I have no interest in raising digital natives, where wifi is as intimate as their primary language and data has mated with their neurons, reproducing…. what?
Reproducing minds whose version of reality is saturated with convenience and control.
That’s my fear.
In our family mission statement we have a big clause against Compulsiveness. We do what we can to starve it out of our kids.
So, letting in devices that supply instant gratification and endorphins through the finger tips? Not so much.
Welcoming in silky-smooth apps that train brains to interact with “life” in hyper-speed, slot-machine ways? No thanks.
Looking at myself again, I realize that I actually resent techno-jolly for making life easier.
Or, I resent myself for letting it.
I resent that I do admire the intoxicating sleek of the shiny white apple, so bewitchingly held out to me.
The idea of joining in the mad love affair with technology makes me feel weak, behind, dependent, and bought-off.
I do sincerely hate it, and I do genuinely panic at the thought of handing my children over to it.
That is my confession!
Now that I’ve done my little dance for you…
What do you think?
Am I denying my children their 21st century birthright? After all, what’s wrong with a little supervised, balanced, middle-of-the-road acquiescence and submission to the machine, right? Everybody’s doing it!
Will our austerity measures and techno-deprivation backfire in the end? Will they struggle like cavemen lightyears behind their peers, embarrassed they can’t even make Mario jump on a mushroom?
I personally doubt it.
But I am willing to wonder.
I am willing to be wrong.
“Which is a really big deal….for me”
(as the little clown fish says)
it’s not about the apple.
It’s about the crate.
You see, I have had my days standing on the corner soapbox-dancing, waving self-righteous arms around.
I have had my days judging blue streaks up and down many a toddler’s poor mama when I’ve seen the iphone in the ‘wrong’ hands.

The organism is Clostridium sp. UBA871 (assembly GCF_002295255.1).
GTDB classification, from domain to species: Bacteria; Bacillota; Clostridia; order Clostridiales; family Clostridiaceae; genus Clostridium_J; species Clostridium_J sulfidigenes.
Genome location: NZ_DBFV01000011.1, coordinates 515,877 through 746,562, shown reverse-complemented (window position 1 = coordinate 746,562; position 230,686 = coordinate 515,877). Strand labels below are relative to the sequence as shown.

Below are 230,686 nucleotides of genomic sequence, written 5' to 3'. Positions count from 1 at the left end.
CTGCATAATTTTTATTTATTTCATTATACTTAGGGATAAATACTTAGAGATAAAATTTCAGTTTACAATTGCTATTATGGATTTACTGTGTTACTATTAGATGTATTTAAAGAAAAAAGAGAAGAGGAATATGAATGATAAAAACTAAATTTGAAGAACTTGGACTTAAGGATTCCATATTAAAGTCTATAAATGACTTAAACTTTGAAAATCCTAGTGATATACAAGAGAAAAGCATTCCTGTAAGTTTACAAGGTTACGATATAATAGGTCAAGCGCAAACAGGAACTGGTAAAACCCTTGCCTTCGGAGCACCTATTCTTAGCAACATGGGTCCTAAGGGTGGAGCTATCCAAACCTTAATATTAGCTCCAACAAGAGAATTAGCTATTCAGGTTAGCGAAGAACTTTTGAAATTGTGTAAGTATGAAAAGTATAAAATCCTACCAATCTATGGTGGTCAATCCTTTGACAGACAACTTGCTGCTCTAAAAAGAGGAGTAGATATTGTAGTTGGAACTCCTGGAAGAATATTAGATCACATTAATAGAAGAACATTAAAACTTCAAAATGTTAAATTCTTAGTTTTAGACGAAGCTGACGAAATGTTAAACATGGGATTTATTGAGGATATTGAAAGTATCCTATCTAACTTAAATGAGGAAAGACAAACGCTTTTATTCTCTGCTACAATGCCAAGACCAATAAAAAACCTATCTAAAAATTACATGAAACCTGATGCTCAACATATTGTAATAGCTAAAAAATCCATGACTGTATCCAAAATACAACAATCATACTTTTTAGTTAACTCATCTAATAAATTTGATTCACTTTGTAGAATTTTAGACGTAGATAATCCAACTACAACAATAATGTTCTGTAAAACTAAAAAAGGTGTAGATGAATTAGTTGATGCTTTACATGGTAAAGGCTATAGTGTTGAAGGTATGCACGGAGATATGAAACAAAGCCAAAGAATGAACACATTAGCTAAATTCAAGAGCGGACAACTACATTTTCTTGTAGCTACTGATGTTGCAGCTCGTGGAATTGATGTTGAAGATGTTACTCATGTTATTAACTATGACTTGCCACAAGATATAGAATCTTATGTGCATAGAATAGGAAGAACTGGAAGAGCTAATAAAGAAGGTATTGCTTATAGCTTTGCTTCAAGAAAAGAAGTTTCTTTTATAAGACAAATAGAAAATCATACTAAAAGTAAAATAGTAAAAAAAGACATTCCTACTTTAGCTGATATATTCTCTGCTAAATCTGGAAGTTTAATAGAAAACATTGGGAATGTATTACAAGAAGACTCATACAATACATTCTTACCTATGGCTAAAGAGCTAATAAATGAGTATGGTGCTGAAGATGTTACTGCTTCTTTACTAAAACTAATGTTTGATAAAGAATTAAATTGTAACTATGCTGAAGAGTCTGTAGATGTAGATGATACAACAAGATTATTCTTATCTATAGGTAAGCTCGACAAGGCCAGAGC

And I have had those bloodiest of days — being the gladiator mother bear — when I have torn most deeply at the ones I love because they do things differently.
Let’s face it, Parenting is that kind of arena.
Doesn’t matter if it’s technology, immunization, food choice, or any other nuance of this choose-your-own-parenting-style adventure, there is this to-the-death fervor that rages at times.
Why do we get so riled up?
Because we care so much.
Because to be ‘wrong’ in this arena = we’re messing up our kids.
Which feels worse than death.
It’s a primal thing.
And for me — I am also realizing — it is a tribal matter.
Pulling others to my side means they will be with me, in my tribe, we will all be together, (sing it) “and the world will be as one.”
That’s what I want.
But my tribe-gathering impulse has been more divisive than not because unifying parents around an extreme only entrenches the smugness of “we who know better.”
Which is why, at this stage of the game, I’m calling for a new crusade.
As a recovering zealot myself, I feel particularly qualified to call on the revolution!
I am inviting ALL OF US to overturn our soapboxes, and…
take an apple,
leave an apple,
profess your undying love for Apple…
Whether you’re techno-jolly,
a die-hard technophobe,
or one of those blessedly balanced folks —
whatever your bent,
I invite you to speak, share, and taste without fear of poison.
Parent by Magic is about many things
and one of them is this:
Creating a different tribe – a borderless tribe – of parents
who are “taking it to the Soapbox” in a new way ~
With humble, rugged tools of re-construction
To hold new ideas and open space.
Equanimity is the new enchanted apple.
In this fairy tale tribe we don’t ask “who’s the fairest.”
We offer only pure and wholesome fare ~ wisdom untainted by judgement.
Is such a thing possible?
Click to join the revolution, and find out!
Click on the old woman if you’re on board!
And don’t forget to leave your comments
& spread the word with a hearty fb share!